1873–1958, American jurist, b. New York City; great-great-grandson of Samuel Seabury
(1729–96). He served on the supreme court (1907–14) and on the court of appeals (1914–16) of New York state. He became nationally prominent when he headed (1930–31) investigations of New York City's magistrate courts and the city's politics. As a result of these investigations, Mayor James Walker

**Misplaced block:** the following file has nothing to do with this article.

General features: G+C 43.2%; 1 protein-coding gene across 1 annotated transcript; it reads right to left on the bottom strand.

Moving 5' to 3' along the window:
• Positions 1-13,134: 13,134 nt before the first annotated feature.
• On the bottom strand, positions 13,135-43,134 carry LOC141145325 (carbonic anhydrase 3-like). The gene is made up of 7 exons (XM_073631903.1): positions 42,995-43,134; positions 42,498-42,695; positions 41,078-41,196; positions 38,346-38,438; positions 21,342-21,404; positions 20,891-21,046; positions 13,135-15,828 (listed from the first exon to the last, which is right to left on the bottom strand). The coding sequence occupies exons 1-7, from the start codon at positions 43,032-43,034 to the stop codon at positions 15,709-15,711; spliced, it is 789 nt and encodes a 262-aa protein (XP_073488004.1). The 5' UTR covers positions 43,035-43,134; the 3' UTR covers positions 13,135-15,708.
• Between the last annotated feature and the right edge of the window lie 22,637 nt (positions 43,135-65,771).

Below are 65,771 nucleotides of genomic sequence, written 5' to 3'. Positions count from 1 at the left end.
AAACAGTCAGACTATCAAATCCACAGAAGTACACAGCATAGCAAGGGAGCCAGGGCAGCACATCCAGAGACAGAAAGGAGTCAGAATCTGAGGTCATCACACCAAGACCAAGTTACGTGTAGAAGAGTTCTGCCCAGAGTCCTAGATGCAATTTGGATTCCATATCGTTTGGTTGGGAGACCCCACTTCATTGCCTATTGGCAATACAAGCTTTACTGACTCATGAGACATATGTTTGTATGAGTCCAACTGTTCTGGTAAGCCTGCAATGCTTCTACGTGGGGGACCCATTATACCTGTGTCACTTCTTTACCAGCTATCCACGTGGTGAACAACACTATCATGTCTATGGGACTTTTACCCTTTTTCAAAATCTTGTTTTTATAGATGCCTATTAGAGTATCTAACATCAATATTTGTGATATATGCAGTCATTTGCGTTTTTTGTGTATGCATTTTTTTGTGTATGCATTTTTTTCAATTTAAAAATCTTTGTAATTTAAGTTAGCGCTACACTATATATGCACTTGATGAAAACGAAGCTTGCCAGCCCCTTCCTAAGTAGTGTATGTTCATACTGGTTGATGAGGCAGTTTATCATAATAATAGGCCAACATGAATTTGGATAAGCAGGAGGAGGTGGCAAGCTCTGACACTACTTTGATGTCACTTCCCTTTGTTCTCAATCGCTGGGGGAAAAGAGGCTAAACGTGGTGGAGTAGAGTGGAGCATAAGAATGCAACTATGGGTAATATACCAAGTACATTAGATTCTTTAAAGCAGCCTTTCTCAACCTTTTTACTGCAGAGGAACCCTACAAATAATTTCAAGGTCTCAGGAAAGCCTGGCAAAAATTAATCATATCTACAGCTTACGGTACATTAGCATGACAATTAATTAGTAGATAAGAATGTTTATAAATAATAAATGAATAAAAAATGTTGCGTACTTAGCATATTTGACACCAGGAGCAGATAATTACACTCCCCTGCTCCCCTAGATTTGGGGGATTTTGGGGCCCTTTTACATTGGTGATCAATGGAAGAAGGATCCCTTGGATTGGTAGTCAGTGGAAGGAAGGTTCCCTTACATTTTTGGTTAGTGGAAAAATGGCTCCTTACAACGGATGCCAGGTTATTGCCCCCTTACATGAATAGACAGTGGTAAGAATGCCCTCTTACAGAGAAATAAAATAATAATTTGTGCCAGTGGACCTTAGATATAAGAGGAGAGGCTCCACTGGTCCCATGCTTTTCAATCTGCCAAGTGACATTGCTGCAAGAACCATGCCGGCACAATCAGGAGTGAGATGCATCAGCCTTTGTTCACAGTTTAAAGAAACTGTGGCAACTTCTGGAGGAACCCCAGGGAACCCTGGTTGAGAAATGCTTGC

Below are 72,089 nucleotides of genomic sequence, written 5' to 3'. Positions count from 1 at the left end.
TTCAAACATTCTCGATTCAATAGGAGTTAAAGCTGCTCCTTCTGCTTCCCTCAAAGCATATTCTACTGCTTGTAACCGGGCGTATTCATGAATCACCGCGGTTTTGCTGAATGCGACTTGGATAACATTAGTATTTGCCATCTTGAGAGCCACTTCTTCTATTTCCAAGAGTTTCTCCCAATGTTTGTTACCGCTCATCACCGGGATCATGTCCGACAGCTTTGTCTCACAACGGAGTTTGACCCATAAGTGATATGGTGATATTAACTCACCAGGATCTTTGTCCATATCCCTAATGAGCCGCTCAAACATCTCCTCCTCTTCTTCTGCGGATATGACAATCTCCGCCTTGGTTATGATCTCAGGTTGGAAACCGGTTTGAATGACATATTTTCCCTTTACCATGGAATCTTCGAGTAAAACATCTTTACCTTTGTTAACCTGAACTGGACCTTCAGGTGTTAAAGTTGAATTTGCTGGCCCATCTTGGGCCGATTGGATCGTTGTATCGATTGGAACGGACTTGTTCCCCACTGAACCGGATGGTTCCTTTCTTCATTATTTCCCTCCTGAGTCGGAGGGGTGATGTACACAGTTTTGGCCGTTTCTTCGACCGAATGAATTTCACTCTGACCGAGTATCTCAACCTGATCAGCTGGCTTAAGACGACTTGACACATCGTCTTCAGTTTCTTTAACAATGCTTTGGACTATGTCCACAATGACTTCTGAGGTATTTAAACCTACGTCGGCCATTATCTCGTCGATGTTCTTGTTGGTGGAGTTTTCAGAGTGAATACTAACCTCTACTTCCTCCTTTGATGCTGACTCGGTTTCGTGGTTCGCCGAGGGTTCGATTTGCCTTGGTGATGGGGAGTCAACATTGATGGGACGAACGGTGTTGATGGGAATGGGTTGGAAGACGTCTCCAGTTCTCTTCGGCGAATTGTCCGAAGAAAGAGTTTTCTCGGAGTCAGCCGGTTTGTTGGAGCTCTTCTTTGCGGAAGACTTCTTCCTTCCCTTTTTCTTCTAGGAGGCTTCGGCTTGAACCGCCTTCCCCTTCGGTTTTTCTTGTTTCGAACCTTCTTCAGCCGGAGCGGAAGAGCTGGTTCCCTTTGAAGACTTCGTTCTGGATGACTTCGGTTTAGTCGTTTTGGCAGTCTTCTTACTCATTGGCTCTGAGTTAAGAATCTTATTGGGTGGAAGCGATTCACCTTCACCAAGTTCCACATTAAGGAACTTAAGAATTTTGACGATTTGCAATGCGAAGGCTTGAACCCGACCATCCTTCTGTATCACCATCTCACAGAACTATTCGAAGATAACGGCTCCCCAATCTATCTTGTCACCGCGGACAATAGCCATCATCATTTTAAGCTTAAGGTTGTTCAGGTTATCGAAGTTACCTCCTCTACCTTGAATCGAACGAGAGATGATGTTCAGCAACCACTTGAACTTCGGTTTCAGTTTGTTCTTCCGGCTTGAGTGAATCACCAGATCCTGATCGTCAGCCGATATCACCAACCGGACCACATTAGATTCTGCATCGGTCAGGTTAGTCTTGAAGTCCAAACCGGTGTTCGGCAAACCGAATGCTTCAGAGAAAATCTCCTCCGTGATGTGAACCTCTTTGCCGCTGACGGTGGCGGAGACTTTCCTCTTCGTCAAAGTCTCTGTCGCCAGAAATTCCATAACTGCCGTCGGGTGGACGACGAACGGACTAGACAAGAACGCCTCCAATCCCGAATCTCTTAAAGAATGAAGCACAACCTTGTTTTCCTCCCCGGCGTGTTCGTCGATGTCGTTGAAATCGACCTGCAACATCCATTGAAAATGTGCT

resigned in 1932. The Tammany
faction was defeated in the ensuing elections by Fiorello LaGuardia
, whom Seabury had supported. He wrote The New Federalism
See H. Mitgang, The Man Who Rode the Tiger (1970) and Once upon a Time in New York (2000).
The Columbia Electronic Encyclopedia, 6th ed. Copyright © 2012, Columbia University Press. All rights reserved.
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